"It is in me."

From Emily of New Moon, by L.M. Montgomery:

"Oh, I must write, Aunt Elizabeth," said Emily gravely, folding her slender, beautiful hands on the table and looking straight into Aunt Elizabeth's angry face with the steady, unblinking gaze which Aunt Ruth called unchildlike. "You see, it's this way. It is in me. I can't help it."

... to give up writing stories - why, Aunt Elizabeth might well have asked her to give up breathing. Why couldn't she understand? It seemed so simple and indisputable to Emily.

Can you relate to this?

Writing is so much a part of us, and we can't dream of not doing it despite living with the anxiety of wondering, "Was it good enough?" Or despite that longing feeling we have as we watch someone who has done what we could have done ourselves get that encoueagement we may lack.

Since I've been blogging, I've seen how the notion of marketing oneself so that others will read, collecting "followers, " making friends, and branding has the potential of taking the joy out of writing. As an aside, I will never be able to think of "branding" without hearing the sizzling sound of smoking iron on the flank of a steer.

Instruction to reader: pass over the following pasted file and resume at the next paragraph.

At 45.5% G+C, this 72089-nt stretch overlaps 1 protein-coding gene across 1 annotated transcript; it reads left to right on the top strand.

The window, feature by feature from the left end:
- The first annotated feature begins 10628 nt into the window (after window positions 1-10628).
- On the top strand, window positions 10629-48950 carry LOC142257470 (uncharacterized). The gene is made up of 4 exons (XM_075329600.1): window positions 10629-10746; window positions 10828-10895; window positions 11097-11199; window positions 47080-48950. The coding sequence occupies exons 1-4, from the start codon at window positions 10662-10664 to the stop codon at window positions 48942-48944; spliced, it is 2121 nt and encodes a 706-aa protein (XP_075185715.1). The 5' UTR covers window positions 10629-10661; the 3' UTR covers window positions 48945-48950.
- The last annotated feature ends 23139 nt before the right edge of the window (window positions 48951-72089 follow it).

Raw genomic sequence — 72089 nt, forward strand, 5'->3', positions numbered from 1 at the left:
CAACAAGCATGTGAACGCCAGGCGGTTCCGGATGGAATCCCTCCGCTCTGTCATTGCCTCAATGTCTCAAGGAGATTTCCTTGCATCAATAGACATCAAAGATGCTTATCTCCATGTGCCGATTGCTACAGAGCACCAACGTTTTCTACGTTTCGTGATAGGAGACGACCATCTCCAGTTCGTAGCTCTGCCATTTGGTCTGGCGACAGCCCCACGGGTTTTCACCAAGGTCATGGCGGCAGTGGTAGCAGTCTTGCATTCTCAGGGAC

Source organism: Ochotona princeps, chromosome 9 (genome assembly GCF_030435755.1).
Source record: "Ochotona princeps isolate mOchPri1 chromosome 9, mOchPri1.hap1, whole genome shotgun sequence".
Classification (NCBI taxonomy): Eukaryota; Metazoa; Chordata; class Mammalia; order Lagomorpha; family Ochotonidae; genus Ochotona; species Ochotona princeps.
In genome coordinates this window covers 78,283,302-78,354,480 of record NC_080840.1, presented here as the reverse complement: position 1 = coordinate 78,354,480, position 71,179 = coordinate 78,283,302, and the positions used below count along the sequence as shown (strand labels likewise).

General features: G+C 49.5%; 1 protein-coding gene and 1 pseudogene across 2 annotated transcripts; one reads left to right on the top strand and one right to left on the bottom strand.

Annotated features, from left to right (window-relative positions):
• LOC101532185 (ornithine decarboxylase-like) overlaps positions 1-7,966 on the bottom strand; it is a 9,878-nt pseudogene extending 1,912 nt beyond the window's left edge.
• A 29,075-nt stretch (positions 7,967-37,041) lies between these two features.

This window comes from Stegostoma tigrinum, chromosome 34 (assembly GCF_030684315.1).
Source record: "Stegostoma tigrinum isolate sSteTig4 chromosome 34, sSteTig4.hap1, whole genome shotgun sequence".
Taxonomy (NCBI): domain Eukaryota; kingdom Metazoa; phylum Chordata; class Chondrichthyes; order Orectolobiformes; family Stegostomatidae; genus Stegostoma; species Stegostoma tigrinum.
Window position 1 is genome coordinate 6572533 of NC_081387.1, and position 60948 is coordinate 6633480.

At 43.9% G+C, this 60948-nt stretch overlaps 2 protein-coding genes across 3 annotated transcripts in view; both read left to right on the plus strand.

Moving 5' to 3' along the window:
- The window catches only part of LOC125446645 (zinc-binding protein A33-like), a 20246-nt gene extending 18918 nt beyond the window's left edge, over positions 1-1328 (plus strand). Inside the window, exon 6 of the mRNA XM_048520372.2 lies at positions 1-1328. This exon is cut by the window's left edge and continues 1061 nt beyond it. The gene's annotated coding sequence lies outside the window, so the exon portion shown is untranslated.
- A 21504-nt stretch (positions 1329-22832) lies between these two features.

It's  vulnerable thing to let someone see what we write; sort of like that feeling that comes over us when making new friends. Will they like me?

Yesterday, when I got my cast on my wrist, I was so happy when the technician said I would be ble to type, albeit slowly. Slowing down may be good.


Risking the absurd - Ferlinghetti on writing

Constantly risking absurdity
                                             and death
            whenever he performs
                                        above the heads
                                                            of his audience
   the poet like an acrobat
                                 climbs on rime
                                          to a high wire of his own making
and balancing on eyebeams
                                     above a sea of faces
             paces his way
                               to the other side of day
    performing entrechats
                               and sleight-of-foot tricks
and other high theatrics
                               and all without mistaking
                     any thing
                               for what it may not be

       For he's the super realist
                                     who must perforce perceive
                   taut truth
                                 before the taking of each stance or step
in his supposed advance
                                  toward that still higher perch
where Beauty stands and waits
                                     with gravity
                                                to start her death-defying leap

      And he
             a little charleychaplin man
                                           who may or may not catch
               her fair eternal form
                                     spreadeagled in the empty air
                  of existence

Writing to be remembered?